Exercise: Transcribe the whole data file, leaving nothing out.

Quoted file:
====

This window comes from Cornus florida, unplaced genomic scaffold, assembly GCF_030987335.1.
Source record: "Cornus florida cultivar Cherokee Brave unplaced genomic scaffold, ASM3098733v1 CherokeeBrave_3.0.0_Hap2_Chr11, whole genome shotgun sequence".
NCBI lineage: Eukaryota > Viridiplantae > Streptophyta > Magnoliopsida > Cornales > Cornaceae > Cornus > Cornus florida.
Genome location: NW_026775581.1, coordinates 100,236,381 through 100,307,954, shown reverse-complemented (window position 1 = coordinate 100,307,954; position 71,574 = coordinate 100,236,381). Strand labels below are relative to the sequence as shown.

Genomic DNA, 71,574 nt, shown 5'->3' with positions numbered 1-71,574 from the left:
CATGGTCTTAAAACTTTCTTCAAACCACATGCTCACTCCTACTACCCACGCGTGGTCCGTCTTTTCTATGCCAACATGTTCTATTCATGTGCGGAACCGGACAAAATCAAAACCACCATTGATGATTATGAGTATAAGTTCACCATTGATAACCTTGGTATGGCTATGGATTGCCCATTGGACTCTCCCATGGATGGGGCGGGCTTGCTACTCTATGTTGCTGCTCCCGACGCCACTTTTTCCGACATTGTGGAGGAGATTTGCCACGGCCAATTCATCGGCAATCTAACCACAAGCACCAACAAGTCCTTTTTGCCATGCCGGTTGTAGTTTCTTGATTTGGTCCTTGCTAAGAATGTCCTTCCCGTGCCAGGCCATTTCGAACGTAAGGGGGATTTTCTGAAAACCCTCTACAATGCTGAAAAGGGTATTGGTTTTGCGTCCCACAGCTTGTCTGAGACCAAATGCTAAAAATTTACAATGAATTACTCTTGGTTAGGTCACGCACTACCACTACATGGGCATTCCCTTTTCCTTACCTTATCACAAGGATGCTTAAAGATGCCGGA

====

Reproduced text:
This window comes from Cornus florida, unplaced genomic scaffold, assembly GCF_030987335.1.
Source record: "Cornus florida cultivar Cherokee Brave unplaced genomic scaffold, ASM3098733v1 CherokeeBrave_3.0.0_Hap2_Chr11, whole genome shotgun sequence".
NCBI lineage: Eukaryota > Viridiplantae > Streptophyta > Magnoliopsida > Cornales > Cornaceae > Cornus > Cornus florida.
Genome location: NW_026775581.1, coordinates 100,236,381 through 100,307,954, shown reverse-complemented (window position 1 = coordinate 100,307,954; position 71,574 = coordinate 100,236,381). Strand labels below are relative to the sequence as shown.

Genomic DNA, 71,574 nt, shown 5'->3' with positions numbered 1-71,574 from the left:
CATGGTCTTAAAACTTTCTTCAAACCACATGCTCACTCCTACTACCCACGCGTGGTCCGTCTTTTCTATGCCAACATGTTCTATTCATGTGCGGAACCGGACAAAATCAAAACCACCATTGATGATTATGAGTATAAGTTCACCATTGATAACCTTGGTATGGCTATGGATTGCCCATTGGACTCTCCCATGGATGGGGCGGGCTTGCTACTCTATGTTGCTGCTCCCGACGCCACTTTTTCCGACATTGTGGAGGAGATTTGCCACGGCCAATTCATCGGCAATCTAACCACAAGCACCAACAAGTCCTTTTTGCCATGCCGGTTGTAGTTTCTTGATTTGGTCCTTGCTAAGAATGTCCTTCCCGTGCCAGGCCATTTCGAACGTAAGGGGGATTTTCTGAAAACCCTCTACAATGCTGAAAAGGGTATTGGTTTTGCGTCCCACAGCTTGTCTGAGACCAAATGCTAAAAATTTACAATGAATTACTCTTGGTTAGGTCACGCACTACCACTACATGGGCATTCCCTTTTCCTTACCTTATCACAAGGATGCTTAAAGATGCCGGA